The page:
Uber-owned JUMP attracted its bikes and scooters from a handful of markets over the last few months. The recent municipal altered is San Diego, where JUMP’s bikes and scooters will no longer be available as of September 19, with the exception of two naval foundations in the city.
” We understand this may have a huge impact on your day-to-day commuting and we regret the fact that we can no longer provide this service to you ,” JUMP wrote in an email to its San Diego customers.
The decision was in light of San Diego councilperson Barbara Bry order for a standstill on scooters in the city until it could figure out a fiscally responsible and astute plan.
” We agree with local elected officials in San Diego who’ve said current micromobility regulations stimulate an unsustainable operating environment, which is why we’re ending our operations as of today ,” an Uber spokesperson told TechCrunch.” We look forward to working with the city to develop more sensible regulations .”
Earlier this week, JUMP removed its bikes from Providence following acts of vandalism and ill-use.This month, JUMP is also removing its bikes from Atlanta after operating in the city for merely nine months. Its scooters, however, will remain.
” We are gale down our current JUMP e-bike procedures in Atlanta ,” an Uber spokesperson told TechCrunch.” We will continue to offer JUMP scooters and looked forward to receiving continuing conversations with city leaders on how we can work together to expand transportation alternatives .”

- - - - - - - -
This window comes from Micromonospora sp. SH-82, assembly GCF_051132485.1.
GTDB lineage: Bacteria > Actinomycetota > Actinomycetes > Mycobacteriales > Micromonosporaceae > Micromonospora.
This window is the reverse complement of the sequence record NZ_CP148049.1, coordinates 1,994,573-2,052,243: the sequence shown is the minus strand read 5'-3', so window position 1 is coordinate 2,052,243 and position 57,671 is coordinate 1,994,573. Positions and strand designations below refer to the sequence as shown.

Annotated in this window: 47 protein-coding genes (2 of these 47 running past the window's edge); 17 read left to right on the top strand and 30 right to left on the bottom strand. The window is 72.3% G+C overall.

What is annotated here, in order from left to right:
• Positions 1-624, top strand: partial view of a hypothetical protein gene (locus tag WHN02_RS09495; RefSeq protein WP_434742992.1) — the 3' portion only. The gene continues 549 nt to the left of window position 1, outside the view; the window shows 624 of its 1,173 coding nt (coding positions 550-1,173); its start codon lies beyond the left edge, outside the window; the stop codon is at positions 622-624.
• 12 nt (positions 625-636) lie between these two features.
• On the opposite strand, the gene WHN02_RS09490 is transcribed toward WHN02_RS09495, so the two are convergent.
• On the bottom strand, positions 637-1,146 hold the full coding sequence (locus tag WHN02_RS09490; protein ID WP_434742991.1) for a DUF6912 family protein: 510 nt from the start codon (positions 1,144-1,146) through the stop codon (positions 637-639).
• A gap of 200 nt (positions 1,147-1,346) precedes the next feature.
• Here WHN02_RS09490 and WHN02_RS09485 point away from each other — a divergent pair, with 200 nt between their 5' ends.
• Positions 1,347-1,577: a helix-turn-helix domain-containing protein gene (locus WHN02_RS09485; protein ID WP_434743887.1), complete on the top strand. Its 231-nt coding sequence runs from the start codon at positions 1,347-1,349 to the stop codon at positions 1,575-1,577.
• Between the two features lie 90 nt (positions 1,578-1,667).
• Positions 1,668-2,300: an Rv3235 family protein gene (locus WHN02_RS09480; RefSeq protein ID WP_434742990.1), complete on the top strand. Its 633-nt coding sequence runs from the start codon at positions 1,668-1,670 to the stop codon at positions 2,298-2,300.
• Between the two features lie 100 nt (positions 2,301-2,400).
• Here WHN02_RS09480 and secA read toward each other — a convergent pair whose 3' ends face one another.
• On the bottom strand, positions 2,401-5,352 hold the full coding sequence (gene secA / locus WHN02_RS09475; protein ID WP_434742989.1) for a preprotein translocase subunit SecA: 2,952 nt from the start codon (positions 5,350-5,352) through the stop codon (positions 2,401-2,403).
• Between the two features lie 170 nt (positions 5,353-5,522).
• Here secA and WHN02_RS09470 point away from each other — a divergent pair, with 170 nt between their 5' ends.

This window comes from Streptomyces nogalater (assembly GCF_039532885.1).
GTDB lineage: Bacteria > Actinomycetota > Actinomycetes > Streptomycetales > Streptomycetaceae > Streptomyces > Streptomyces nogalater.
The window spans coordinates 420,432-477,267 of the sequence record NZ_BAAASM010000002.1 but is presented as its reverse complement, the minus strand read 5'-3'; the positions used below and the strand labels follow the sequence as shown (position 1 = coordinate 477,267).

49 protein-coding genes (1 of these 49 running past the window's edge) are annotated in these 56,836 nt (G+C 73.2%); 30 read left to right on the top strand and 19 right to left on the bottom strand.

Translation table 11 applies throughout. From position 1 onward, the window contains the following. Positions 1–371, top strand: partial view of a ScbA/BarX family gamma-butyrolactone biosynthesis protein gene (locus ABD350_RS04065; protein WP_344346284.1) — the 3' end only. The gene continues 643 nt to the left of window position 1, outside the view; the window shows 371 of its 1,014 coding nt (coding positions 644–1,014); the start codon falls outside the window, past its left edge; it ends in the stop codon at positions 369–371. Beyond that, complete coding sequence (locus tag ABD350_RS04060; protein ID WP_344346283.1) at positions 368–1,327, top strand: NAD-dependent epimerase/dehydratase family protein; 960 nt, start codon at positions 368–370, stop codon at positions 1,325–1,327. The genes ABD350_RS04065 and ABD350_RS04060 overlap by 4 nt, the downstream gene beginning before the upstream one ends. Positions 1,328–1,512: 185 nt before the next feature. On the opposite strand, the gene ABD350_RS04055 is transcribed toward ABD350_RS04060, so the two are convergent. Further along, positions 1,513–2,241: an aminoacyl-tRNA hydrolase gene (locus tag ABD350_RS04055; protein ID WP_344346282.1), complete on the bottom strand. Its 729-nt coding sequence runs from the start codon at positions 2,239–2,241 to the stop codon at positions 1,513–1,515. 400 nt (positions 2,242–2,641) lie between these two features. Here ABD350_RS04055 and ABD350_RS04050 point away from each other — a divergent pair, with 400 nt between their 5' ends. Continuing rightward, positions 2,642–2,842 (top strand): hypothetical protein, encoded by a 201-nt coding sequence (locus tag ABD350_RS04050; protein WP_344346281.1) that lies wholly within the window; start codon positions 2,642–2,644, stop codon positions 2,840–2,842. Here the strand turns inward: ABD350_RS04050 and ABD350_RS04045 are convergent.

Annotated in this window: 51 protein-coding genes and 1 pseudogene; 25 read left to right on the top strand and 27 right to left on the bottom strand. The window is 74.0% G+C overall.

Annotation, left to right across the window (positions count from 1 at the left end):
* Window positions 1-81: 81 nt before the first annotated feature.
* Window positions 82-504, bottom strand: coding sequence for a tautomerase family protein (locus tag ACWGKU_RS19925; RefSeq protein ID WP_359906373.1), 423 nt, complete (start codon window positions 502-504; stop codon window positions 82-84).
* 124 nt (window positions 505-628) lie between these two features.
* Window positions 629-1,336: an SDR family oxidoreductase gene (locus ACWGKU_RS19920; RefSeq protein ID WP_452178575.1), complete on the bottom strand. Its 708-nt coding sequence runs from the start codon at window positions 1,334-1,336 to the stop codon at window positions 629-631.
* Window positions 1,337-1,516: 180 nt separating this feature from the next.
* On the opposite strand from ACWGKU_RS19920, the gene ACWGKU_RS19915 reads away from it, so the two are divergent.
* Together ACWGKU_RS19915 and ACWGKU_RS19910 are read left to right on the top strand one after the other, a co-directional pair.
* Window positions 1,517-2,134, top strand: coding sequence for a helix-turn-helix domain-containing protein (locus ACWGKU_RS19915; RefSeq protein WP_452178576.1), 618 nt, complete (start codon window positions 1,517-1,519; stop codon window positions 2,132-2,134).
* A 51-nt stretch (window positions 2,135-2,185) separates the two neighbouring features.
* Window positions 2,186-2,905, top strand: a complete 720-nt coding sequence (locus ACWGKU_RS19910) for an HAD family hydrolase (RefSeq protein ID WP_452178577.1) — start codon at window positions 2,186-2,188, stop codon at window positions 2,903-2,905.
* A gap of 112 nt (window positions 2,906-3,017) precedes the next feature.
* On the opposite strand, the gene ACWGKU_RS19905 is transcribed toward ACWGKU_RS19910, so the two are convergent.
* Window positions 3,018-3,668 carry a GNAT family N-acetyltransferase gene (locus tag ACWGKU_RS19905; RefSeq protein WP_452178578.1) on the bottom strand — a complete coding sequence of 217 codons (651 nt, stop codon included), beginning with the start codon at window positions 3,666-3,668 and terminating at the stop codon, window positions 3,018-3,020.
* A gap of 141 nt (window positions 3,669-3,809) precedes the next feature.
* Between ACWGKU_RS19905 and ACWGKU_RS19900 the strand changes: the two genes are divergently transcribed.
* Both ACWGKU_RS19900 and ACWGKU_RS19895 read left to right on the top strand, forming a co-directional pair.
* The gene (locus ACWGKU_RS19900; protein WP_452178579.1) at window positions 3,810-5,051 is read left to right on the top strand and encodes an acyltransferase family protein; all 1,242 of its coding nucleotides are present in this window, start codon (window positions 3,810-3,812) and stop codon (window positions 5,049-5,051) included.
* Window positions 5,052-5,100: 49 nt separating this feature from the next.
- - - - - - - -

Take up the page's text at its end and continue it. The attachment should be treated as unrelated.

That decision came after Atlanta halted its permitting process for dockless vehicles and implemented a nighttime curfew for them. Meanwhile, JUMP likewise gathered its bikes from Dallas and San Antonio, with no real explain. In Staten Island, regulatory obstructions action JUMP to remove its bikes. Since June, JUMP has plucked its bikes from at least six markets.
” Our aim is to procreate JUMP electrical bicycles and scooters a sustainable part of the transportation ecosystem ,” an Uber spokesperson told TechCrunch.” We currently have JUMP products in over 25 municipals worldwide and we originate operational decisions on a bag by contingency basis .”
It’s likely those case-by-case decisions are at least partially fueled by unit economics — looking at everything from ridership to vandalism to theft.
Meanwhile, San Francisco seems to remain a solid sell for JUMP bikes. In August, JUMP hit one million moves in San Francisco since propelling in January 2018 with a total fleet sizing of 500 bikes. The beginning of this year, JUMP bragged its high utilization rates in the city compared to docked bike providers. Though, that may soon change given the courts recently approved Lyft’s preliminary order to prevent other bike-share providers from deploying in the city.
Uber’s JUMP, of course, is not the only company facing issues with its micromobility business. In July, Lyft had to pull its e-bikes from San Francisco following seeming artillery shells. Then, in August, a Lime bike caught on fire in Seattle. On the positive side for Uber, at least there have not been any reports of its bicycles or scooters catching on fire.
This is all to say micromobility is not an easy business. Between regulatory overcomes, potential vandalism and faulty batteries, there are a number of factors that can stand in the way of success.